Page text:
Justin Rutledge The Devil On A Bench In Stanley Park

Justin Rutledge The Devil On A Bench In Stanley Park
Toronto troubadour Justin Rutledge received serious (and deserved) praise for his 2004 debut, No Never Alone, an artfully-crafted collection of mellow and mostly sad roots-inflected tunes. He ups the ante on this follow-up, an album that is considerably more expansive, both musically and vocally. Perpetually labelled a "miserablist,” Rutledge remains a master of melancholy. That is confirmed by such gently haunting tunes as "Backseat Honeymoon/Blue Is What I Do” and "I Am with Her Where the Avalanche Begins,” while he displays an increased vocal vigour on such tunes as the muscular "This Is War.” The album’s real tour de force is "The Suffering Of Pepe O’Malley (Pt. IV),” a richly romantic ode to Vienna, one that showcases his poetic gifts — "the hookers there read Baudelaire atop the cobblestones.” The peer respect Rutledge enjoys is vividly illustrated by the A list nature of his core band and special guests here. The former includes pedal steel ace Burke Carroll, guitarist David Baxter (who co-produces) and Blue Rodeo’s Bazil Donovan and Bob Packwood, the latter Oh Susanna, Tim Vesely, Jim Cuddy, Greg Keelor and backing vocalist Melissa McClelland. In terms of singer-songwriter albums, this ranks right alongside initial sake Josh Ritter’s The Animal Years as the very best of the year. There were reports of you working on a different record than this earlier…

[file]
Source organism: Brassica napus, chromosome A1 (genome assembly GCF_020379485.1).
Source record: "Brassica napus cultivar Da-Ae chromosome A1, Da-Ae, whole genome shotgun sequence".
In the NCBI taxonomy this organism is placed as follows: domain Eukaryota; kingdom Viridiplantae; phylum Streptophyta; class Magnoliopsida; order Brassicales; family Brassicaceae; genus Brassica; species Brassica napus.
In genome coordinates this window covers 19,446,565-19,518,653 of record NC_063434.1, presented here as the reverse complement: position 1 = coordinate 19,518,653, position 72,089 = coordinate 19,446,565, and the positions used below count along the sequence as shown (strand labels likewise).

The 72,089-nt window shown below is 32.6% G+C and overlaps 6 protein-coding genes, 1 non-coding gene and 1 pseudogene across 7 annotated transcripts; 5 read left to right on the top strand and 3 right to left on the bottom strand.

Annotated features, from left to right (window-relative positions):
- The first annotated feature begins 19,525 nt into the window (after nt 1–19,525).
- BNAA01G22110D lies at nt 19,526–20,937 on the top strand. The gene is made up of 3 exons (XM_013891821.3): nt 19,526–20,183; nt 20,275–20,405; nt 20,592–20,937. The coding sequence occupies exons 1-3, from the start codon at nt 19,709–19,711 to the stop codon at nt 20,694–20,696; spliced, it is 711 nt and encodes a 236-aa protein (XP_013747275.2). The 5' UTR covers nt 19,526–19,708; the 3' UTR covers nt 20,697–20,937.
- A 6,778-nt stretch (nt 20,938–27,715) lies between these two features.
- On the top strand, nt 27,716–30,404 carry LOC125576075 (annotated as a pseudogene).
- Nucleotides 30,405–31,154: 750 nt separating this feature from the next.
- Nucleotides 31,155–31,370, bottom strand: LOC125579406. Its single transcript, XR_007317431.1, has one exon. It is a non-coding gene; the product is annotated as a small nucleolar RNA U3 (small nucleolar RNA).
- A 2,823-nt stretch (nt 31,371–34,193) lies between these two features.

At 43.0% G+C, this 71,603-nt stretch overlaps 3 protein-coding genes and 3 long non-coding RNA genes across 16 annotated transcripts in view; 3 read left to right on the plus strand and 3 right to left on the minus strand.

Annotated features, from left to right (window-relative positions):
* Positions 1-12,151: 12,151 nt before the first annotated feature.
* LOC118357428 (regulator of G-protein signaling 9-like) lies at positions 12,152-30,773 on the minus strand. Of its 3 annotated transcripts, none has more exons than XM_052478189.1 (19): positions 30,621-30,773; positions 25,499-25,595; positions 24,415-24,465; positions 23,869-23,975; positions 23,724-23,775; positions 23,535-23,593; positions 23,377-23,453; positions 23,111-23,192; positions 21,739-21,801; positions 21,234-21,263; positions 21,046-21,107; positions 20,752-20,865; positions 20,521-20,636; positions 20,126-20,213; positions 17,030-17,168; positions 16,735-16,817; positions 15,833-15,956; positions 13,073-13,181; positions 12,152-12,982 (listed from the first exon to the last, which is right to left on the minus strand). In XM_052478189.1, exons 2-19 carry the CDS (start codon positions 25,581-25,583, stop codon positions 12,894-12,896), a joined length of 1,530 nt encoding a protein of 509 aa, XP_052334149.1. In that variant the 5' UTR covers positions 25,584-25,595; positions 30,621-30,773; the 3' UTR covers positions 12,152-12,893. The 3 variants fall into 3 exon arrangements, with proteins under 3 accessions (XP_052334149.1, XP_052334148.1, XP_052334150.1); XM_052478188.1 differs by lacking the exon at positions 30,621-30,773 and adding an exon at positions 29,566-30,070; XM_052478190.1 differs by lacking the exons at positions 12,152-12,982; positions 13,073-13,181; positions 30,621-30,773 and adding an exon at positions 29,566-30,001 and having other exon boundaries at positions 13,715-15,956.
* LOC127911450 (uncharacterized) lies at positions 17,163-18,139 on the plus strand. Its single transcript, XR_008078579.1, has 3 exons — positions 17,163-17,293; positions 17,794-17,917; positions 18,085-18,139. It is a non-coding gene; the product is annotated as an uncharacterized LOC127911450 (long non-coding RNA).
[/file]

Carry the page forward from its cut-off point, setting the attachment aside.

I had completed a second record before this entitled In the Fall. I did that over a year, with a total of 40 people on it, and it took a heckuva lot out of me. It was an interesting concept, but it didn’t go where I thought a sophomore album should go. I didn’t feel as though it challenged the thematic and musical motifs I established on No Never Alone. I still intend to release that record down the road. It was an out of body little experience, as all these people I admire are on the record — artists like Hawksley Workman, Oh Susanna, Martin Tielli, Luke Doucet, Melissa McClelland, and Serena Ryder.

Stanley Park is much more succinct and has much more of a band feel than No Never Alone.
There is a je ne sais quoi you get when there are five people in the room together. We didn’t rehearse the songs before we went in. Most of them are first or second takes, with a lot of live off the floor vocals. We had already cultivated a relationship outside the music, to the point where I sort of forget they are such fabulous players. It was just a very comfortable environment. It almost felt like it was too easy to be a record.

These songs take us from Vancouver to Alaska to Vienna. Do you find travel stimulates the muse?
I write pretty well when I’m travelling. I find it very difficult living in Toronto with so much stimuli around all the time. You can go see a good concert every night here. It’s easier if you are in a hotel room. I was in Nashville in late June, and I spent my last four days there just writing in my room. (Six Shooter)